Born: Springfield, Massachusetts 1901
Taos painter, etcher, muralist, teacher
Howard Cook studied at the Art Students League from 1919-21 with Dasburg and in Europe. He began work as a commercial artist. From 1922 to 1927 he was an illustrator for Century, Scribner’s, and Harper’s, traveling on sketching assignments to Europe, Africa, Asia, and South America. In 1926, Forum sent Cook to Taos for woodcuts to illustrate “Death Comes for the Archbishop.” Cook remained in Taos for a year and a half, specializing in graphic. By 1931 he had been represented in “50 Prints of the Year” four times. Next Cook turned to murals. On fellowships 1932-33 and 1934-35 he studied fresco in Mexico and sketched scenes of poverty in the American South for murals in Pittsburgh and San Antonio.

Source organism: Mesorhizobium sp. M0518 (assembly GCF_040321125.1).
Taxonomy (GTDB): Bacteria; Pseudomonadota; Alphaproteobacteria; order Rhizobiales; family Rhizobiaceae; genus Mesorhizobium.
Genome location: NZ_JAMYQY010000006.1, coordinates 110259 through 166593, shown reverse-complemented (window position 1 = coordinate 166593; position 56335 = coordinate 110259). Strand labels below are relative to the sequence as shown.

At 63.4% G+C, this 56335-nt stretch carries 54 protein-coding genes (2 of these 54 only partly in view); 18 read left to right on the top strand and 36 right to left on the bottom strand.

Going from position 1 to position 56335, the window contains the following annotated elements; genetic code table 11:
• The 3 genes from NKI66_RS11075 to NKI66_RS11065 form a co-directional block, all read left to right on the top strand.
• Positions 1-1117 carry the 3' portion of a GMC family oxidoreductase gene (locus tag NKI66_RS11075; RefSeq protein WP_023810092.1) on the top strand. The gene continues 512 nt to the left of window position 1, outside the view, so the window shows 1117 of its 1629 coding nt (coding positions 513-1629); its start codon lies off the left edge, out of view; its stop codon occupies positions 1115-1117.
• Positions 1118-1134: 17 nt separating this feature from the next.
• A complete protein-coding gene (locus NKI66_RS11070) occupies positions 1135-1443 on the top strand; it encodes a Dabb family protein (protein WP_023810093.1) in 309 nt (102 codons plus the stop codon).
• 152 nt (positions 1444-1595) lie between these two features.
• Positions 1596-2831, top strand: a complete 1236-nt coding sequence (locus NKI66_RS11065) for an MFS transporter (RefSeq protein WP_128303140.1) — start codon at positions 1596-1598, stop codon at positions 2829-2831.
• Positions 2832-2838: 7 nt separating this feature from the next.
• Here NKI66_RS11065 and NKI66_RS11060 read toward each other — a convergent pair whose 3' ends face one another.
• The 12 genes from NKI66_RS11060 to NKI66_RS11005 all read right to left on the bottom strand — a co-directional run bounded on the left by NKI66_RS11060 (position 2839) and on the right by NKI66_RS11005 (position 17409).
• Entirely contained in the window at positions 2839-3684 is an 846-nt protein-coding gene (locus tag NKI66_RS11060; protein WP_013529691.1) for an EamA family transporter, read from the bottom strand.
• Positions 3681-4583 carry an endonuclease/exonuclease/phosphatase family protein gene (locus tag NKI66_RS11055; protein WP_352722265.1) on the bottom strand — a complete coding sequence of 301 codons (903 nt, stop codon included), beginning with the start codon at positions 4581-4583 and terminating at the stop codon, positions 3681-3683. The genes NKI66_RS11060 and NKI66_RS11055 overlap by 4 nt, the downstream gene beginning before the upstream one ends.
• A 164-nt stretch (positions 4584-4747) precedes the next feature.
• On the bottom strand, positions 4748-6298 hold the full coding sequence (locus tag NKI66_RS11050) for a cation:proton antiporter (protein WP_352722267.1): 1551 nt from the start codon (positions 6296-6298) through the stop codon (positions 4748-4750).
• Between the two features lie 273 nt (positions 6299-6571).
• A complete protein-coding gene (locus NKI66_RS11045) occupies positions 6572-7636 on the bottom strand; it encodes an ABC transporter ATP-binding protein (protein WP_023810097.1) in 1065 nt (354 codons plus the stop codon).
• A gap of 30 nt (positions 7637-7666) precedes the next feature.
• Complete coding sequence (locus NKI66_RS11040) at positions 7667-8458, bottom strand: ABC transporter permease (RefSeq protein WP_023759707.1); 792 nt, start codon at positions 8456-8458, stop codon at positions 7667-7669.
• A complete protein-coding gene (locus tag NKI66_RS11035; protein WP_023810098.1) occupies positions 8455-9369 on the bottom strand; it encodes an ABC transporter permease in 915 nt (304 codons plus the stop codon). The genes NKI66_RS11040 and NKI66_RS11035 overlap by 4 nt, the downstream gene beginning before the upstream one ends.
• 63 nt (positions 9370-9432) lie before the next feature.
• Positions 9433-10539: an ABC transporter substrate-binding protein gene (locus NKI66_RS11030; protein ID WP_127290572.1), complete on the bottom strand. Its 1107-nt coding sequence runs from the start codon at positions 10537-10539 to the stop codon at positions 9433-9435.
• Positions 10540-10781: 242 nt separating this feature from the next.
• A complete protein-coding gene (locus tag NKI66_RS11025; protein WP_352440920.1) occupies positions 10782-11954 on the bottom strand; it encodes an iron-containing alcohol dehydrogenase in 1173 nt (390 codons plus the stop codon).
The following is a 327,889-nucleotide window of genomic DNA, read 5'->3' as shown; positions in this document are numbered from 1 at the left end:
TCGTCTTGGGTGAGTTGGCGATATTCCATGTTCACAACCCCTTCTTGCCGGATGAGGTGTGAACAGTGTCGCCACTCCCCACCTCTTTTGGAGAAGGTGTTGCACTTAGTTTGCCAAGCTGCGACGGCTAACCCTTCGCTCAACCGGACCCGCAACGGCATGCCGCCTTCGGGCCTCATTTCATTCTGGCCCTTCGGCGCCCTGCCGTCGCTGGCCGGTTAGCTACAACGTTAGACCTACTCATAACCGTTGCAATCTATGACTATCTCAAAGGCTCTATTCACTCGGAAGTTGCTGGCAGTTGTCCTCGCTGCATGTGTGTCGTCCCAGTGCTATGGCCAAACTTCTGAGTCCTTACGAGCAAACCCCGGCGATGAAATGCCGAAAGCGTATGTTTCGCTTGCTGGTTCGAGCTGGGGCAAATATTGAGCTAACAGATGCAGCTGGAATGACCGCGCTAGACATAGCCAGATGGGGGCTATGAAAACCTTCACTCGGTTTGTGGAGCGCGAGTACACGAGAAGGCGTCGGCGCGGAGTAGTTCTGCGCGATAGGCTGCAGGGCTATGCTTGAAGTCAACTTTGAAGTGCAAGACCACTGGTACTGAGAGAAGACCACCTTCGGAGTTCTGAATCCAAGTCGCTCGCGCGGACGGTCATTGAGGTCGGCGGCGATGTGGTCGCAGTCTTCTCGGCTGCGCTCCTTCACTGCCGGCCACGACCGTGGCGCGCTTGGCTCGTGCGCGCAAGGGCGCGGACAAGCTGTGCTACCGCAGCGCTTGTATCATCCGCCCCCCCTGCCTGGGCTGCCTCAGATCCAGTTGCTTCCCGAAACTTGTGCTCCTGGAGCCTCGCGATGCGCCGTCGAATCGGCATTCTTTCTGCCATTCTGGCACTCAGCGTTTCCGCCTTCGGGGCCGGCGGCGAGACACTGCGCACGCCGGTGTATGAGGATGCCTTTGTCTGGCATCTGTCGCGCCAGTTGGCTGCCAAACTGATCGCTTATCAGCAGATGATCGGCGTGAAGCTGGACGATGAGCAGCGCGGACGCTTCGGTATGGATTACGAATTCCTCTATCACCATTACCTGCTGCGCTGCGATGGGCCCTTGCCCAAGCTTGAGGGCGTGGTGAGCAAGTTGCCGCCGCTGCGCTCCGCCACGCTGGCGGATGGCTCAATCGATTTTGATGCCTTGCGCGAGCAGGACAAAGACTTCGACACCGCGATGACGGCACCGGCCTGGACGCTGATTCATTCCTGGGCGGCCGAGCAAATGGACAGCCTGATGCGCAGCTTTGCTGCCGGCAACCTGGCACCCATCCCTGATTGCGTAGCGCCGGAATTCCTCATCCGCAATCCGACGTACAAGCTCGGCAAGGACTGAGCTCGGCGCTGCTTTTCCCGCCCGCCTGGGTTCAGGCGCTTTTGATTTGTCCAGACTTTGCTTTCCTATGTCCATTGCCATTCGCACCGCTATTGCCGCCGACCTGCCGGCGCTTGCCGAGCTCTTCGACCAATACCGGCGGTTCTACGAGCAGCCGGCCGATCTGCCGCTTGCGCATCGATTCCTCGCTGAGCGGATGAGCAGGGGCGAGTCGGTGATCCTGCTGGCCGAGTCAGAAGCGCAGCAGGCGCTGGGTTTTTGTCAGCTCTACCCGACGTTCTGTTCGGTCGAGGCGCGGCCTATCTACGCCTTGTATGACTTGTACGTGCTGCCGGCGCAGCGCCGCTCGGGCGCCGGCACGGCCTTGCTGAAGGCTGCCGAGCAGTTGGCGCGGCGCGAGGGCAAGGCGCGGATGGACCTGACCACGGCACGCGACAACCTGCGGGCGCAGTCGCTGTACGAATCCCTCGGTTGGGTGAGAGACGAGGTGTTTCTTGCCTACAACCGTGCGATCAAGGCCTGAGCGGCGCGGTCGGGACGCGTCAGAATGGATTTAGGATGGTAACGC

Cook settled in Taos in 1935 with his wife, the artist Barbara Latham. Most of his work was in painting and murals. During WWII, Cook was an artist for the US Navy. He became a teacher in New Mexican universities and a guest professor. By the end of the 1940s his landscapes were moving toward the abstract. His scenes of Indian dances went beyond the reality of earlier painters, into a personal view of the essence of the movement. His palette was generally confined to earth colors. In the 1950s Cook exhibited collages.
Resource: SAMUELS’ Encyclopedia of ARTISTS of THE AMERICAN WEST,
Peggy and Harold Samuels, 1985, Castle Publishing